- The Washington Times - Sunday, June 27, 2010


It’s not just Kaganville. Or Kagantown. Brace for a Kagan-centric world as Senate Judiciary hearings begin for Supreme Court nominee Elena Kaganon Monday, staged before 12 Democrats and seven Republican lawmakers who have their own agenda. Broadcasters have promised gavel-to-gavel coverage, riddled with their own experts from all sides of the political spectrum. The Associated Press has deemed the process a “nationally televised job interview.”

It’s more than that, though. Ms. Kagan has become “Lady Kaga,” a kind of media-fueled, pop-cultural, larger-than-life figure whose legal prowess, personal life, sartorial style and academic background are all part of the show. The name first surfaced in the legal blog “Above the Law,” incidentally. The hearings will present a dramatic tableau for the nominee and her inquisitors, and confusion for most Americans - who respect the Supreme Court but know little of Ms. Kagan, according to a new C-Span survey. Some worry about the serious implications lurking behind these many distractions.

“Solicitor General Elena Kagan is far outside the mainstream of American legal thought, out of step with Main Street Americans, and lacks any substantial qualifications to sit on the Supreme Court,” say researchers from the Judicial Crisis Network, who have issued a “white paper” on the nominee.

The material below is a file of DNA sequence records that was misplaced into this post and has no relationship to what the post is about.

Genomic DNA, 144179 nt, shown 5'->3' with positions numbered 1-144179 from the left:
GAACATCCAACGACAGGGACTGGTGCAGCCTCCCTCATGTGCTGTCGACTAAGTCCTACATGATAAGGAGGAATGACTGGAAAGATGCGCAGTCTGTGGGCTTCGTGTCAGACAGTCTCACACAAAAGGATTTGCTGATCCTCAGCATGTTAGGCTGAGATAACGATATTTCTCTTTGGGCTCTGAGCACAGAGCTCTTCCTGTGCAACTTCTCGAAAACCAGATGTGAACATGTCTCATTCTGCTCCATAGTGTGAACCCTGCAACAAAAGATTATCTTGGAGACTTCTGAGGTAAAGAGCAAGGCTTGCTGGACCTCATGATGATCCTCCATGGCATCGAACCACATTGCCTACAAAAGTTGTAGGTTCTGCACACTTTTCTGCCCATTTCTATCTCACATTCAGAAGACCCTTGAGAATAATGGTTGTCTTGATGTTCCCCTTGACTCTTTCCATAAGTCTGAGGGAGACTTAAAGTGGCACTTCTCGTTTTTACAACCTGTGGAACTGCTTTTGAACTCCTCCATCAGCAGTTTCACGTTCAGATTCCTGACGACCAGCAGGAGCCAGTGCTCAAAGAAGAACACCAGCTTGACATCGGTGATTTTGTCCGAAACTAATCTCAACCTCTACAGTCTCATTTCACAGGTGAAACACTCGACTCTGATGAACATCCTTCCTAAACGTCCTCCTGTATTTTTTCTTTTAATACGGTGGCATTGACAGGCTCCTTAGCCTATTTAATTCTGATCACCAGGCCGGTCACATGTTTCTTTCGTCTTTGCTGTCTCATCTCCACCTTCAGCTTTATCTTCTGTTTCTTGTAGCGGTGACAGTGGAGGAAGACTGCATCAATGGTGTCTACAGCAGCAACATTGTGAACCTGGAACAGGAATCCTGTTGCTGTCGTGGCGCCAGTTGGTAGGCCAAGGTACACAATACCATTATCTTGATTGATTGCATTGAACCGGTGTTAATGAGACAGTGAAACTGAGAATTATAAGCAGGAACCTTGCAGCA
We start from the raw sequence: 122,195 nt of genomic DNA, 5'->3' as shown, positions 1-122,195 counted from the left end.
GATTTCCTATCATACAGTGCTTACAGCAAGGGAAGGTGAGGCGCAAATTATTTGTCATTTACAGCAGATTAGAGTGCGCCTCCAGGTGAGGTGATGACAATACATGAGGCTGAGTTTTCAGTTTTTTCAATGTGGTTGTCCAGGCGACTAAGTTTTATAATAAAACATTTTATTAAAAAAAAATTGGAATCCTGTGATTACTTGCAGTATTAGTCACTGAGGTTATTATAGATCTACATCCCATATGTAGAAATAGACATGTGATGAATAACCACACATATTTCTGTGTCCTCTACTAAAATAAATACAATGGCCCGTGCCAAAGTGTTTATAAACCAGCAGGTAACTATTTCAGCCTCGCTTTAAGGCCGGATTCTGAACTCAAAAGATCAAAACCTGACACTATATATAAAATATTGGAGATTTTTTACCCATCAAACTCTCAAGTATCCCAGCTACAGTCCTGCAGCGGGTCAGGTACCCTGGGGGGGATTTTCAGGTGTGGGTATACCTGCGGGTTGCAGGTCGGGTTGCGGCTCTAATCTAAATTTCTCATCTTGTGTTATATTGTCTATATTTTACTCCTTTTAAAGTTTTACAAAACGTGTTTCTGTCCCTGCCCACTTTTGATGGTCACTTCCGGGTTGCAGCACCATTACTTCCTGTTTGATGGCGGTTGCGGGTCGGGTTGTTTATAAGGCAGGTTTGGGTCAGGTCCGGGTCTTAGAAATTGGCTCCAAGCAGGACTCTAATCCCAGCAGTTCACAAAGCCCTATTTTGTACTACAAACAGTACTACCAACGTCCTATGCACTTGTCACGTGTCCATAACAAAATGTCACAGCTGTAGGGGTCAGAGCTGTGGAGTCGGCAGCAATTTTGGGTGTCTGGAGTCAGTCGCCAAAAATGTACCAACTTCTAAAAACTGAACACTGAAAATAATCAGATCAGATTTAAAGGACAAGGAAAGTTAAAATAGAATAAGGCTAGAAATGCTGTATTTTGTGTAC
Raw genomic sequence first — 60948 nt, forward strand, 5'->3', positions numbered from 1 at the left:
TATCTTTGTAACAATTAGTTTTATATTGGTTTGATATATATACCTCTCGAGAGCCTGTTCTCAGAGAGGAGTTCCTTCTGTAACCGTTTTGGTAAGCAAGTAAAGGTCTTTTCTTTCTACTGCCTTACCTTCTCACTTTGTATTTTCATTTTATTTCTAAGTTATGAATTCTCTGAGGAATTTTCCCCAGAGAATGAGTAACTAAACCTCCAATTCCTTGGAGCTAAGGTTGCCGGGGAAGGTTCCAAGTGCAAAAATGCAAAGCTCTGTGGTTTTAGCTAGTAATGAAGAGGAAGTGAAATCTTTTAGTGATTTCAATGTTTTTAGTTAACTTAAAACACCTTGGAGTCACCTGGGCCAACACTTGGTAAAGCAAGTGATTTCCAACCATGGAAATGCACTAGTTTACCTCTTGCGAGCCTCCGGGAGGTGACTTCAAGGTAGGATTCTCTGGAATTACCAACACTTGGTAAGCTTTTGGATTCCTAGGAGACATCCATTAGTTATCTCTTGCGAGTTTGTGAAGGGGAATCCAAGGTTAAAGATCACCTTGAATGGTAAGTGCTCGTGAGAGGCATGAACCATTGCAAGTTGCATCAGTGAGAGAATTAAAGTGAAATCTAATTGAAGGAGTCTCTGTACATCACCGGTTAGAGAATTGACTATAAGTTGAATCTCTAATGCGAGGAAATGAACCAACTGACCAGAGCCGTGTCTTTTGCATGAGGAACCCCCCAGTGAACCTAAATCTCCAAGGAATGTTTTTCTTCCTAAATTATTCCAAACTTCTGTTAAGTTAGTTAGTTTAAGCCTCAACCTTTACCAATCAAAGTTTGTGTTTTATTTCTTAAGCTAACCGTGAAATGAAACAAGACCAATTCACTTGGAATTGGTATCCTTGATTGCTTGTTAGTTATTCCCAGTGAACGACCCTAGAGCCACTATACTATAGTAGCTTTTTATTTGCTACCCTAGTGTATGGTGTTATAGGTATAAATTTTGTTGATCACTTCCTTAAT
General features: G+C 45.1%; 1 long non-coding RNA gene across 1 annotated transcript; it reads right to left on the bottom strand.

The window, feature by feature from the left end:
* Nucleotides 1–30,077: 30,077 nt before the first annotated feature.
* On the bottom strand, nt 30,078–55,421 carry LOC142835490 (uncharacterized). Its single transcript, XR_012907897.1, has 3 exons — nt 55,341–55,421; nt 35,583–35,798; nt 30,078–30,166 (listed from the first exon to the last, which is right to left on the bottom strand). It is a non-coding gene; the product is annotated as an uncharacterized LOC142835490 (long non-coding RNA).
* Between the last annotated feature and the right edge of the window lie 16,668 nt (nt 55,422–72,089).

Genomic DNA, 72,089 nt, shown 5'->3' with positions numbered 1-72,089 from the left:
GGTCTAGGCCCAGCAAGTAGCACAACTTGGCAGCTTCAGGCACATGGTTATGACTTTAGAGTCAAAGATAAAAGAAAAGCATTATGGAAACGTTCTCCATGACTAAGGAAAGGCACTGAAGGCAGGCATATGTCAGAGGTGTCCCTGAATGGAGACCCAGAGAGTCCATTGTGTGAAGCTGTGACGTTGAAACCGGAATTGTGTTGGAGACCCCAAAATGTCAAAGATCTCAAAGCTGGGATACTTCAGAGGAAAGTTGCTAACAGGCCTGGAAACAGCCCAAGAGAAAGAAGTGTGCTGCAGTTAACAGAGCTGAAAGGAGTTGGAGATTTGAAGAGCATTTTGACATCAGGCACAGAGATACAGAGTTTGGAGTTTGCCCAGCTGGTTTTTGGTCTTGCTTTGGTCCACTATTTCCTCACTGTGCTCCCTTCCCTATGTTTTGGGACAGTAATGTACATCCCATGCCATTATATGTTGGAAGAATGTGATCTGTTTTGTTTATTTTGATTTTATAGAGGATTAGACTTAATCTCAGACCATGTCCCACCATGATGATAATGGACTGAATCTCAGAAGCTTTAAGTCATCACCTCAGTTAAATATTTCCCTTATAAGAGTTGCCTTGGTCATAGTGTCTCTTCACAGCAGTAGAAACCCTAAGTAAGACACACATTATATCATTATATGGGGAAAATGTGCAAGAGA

“Using his ‘empathy’ standard, President Obama has nominated someone who will be a rubber stamp for his radical liberal agenda and views the Constitution as inconvenience,” the paper says, noting that Ms. Kagan has accrued a “consistent record” of anti-life advocacy, an “extreme record on the Second Amendment” and will provide a “key vote to impose same-sex marriage.”

And when the going gets shrill, and it will, Ms. Kagan also has media friends to buoy her up, moreso than Republican nominees John G. Roberts Jr. and Samuel A. Alito Jr.

“In the past, when liberal organizations chose to do ‘battle’ with a Republican appointee to the court, the networks chronicled the effort and showcased the complaints of left-wing groups. Now that the shoe is on the other foot, these same networks seem decidedly uncurious about the confirmation ‘fight’ over Elena Kagan,” says Rich Noyes, research director of the Media Research Center.


“Reagan 2012”

Bumper sticker spotted in Stafford, Va.

“I had a life but my job ate it.”

Bumper sticker spotted in Harrisburg, Pa.


“It doesn’t surprise me that Arizona Gov. Jan Brewer is having a hard time getting President Obama to send her some unmanned drones to help patrol the border. All the drones are now in the White House.”

From an Inside the Beltway reader on Bear Island, Lake Winnipesaukee, N.H.


News surfaced recently that Florida Gov. Charlie Crist received $30 million from BP to deal with oil-spill woes in the Sunshine State - but the money is not going for, say, hazmat suits and oil-containment booms. Mr. Crist has designated the funds for “emergency marketing” to counter any “misperceptions” among potential tourists that the Gulf oil spill has had significant impact. The spill could have significant and strategic impact on Mr. Crist’s quest to become a Washington lawmaker, however.

The Greater Miami Convention & Visitors Bureau has just received a $1.25 million chunk of the money, and they are mighty pleased with the governor, now locked in a vigorous race for the U.S. Senate with conservative hopeful Marco Rubio.